BARRY COUNTY, Mich. -- Many people are hoping to take advantage of the new Michigan law passed last year to set up a framework for the state to legalize, regulate and tax a broader range of the medical cannabis industry.
With that comes a lot of confusion, though, especially for those hoping to open retail dispensaries, which have been bogged down by legal questions since the state's original medical marijuana law was approved in 2008.
On one hand, Michigan's medical cannabis market will finally give patients access to legal pot and a step closer to legalizing recreational marijuana. On the other hand, the new laws have left local cities trying decide how much the industry will grow locally, if at all.
Barry County is trying to get out ahead of it and educate its citizens on what this means for them, their businesses, their families and for people in need of medical marijuana.
Jerry Greenfield, a businessman who lives in Rutland Township, is looking for a new venture: a dispensary.
"The supervisor told me if I sit down and worked with him it would be a 100 percent 'go,'" Greenfield said.
But until December when he can get a license, Greenfield is a little confused and has some more questions.
"I think it needs to be clarified more, and they did a poor job of putting it together," he said.
Michael Callton, a former state representative, helped write the marijuana legislation.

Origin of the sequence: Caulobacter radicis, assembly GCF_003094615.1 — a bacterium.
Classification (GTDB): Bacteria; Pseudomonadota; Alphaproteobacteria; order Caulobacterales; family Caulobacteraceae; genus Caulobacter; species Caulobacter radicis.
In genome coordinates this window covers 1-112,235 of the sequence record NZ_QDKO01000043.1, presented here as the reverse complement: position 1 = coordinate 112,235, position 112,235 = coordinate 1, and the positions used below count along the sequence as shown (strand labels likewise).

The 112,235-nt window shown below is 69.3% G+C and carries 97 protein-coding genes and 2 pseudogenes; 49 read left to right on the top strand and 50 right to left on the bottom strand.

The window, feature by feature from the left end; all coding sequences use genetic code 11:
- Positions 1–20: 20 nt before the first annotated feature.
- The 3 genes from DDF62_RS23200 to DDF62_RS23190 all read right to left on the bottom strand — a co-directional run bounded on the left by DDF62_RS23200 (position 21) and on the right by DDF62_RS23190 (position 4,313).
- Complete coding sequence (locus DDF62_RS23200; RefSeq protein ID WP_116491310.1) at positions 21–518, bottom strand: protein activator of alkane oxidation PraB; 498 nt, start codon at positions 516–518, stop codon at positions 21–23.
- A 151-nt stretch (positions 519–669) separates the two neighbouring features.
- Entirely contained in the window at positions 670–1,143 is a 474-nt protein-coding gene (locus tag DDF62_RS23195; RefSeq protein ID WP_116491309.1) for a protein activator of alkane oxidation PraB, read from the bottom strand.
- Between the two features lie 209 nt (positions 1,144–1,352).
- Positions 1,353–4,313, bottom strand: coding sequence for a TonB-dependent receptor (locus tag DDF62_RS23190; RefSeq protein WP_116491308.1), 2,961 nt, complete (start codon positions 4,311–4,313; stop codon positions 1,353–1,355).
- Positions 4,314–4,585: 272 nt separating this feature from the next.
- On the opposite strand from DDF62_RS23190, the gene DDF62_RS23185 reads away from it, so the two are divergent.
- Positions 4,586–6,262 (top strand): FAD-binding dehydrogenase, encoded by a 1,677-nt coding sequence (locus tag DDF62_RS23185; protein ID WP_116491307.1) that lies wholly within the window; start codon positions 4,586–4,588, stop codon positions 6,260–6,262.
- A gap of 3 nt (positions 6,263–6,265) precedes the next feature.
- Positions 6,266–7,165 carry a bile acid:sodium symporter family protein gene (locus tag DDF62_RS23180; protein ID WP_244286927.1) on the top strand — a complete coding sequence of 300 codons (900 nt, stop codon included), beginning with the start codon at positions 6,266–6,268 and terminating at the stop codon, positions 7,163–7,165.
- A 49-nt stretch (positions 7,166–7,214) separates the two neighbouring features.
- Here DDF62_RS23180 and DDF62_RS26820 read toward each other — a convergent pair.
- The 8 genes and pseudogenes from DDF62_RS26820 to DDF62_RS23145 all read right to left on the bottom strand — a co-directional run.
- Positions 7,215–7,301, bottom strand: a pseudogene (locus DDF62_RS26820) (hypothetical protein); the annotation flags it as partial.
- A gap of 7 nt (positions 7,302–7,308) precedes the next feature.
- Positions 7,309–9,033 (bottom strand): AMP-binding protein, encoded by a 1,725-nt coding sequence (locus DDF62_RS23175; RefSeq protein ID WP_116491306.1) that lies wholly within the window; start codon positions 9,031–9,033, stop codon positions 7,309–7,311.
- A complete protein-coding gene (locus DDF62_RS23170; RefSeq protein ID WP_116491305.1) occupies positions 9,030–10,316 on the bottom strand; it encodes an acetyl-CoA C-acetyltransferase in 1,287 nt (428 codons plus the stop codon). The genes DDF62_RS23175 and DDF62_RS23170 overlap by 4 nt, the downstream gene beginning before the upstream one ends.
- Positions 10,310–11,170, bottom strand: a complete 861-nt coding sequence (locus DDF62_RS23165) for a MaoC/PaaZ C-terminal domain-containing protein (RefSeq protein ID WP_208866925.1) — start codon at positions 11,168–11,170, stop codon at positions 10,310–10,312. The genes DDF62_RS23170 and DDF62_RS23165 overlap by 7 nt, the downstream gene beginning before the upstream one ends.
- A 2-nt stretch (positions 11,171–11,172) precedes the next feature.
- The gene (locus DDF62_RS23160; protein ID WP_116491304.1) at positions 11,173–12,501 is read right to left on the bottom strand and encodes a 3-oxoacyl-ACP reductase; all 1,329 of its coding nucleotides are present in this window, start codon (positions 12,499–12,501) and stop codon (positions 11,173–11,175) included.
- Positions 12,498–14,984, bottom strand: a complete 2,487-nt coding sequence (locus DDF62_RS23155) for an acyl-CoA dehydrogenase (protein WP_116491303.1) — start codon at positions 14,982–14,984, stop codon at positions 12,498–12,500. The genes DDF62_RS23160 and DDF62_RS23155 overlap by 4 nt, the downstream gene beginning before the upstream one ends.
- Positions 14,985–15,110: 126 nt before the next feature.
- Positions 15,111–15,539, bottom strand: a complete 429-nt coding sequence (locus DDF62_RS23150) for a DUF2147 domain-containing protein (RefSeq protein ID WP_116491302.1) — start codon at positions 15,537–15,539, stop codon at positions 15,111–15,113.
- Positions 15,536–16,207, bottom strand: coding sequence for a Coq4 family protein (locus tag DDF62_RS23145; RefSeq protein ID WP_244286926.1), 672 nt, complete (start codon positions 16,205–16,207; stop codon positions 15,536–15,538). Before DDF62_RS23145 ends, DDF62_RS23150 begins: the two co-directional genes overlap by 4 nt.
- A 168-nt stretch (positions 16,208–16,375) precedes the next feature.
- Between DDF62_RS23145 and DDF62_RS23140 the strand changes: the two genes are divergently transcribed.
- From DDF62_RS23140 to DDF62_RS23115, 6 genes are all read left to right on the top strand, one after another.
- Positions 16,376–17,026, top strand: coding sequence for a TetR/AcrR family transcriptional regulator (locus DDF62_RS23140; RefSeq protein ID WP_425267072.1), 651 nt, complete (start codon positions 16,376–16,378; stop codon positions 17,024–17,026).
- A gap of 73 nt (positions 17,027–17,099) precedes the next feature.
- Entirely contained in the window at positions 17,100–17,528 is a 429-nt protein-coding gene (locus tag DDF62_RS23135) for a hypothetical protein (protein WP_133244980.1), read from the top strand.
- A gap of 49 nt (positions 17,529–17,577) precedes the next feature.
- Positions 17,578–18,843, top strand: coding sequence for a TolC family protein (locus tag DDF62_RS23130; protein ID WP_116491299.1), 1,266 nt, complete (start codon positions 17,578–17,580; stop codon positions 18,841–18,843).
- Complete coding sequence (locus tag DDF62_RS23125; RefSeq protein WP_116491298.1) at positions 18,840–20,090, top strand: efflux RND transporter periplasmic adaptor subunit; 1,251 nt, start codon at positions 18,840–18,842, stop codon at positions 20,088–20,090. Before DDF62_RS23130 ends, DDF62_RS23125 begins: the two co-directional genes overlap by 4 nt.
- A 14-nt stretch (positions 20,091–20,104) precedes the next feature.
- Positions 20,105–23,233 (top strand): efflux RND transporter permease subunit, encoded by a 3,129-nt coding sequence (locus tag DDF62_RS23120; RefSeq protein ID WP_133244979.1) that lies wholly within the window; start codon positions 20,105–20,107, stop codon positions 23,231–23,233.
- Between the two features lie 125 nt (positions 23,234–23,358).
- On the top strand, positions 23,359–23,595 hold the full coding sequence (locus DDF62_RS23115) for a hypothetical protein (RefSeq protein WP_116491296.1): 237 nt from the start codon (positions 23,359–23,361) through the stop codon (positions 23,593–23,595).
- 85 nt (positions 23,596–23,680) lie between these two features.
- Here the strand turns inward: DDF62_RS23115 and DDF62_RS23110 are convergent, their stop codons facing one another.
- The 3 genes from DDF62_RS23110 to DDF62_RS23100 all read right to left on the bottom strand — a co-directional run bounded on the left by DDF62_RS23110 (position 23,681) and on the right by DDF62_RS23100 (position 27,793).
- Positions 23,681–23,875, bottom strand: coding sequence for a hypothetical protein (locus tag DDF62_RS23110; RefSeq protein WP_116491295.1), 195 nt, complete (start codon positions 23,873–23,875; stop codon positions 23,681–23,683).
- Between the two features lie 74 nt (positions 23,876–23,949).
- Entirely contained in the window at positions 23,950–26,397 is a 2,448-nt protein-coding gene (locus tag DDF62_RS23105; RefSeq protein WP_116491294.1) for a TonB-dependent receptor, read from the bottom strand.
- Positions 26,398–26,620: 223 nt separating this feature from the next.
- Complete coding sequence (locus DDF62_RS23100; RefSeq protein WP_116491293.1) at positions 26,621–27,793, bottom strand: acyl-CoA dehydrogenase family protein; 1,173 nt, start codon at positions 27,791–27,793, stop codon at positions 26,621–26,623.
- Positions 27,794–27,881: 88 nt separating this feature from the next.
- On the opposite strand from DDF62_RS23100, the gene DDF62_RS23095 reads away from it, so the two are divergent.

"The biggest confusion was before my bill, and my bill was meant to correct the confusion," he said.
Callton says this is a great opportunity for entrepreneurs like Greenfield who can take advantage of a growing industry.
"You get municipal approval so they can decide if they will be allowed or not and then you can apply for a license from the state," Callton said.
Each separate town, township, city, etc. will have their own policy on medical marijuana and dispensaries, and then they will follow the guidelines that legislation lays out.
"It's going to be a great thing for the state," Callton said.
Callton is most proud of what this million dollar industry could do for the state in terms of tax revenue.
"Caregivers don't have to pay taxes but the retailers have to pay 25 percent of tax and 3 percent goes to law enforcemetn and fire," Greenfield said. "But the caregivers who are making 75 to 100 thousand dollars a year don't have to give anything."
How this will affect caregivers is yet to be seen. Under the law, this won't give them any room to have a legal outlet for their excess product to be sold to dispensaries. There will have to be licensed growers, just like transporters, processors and laboratories that are only selling to the dispensaries.
The county prosecutor and sheriff said it is a bit confusing as they are still trying to educate themselves and get comfortable with the laws as different cities start to make their decision on what they will allow or not allow.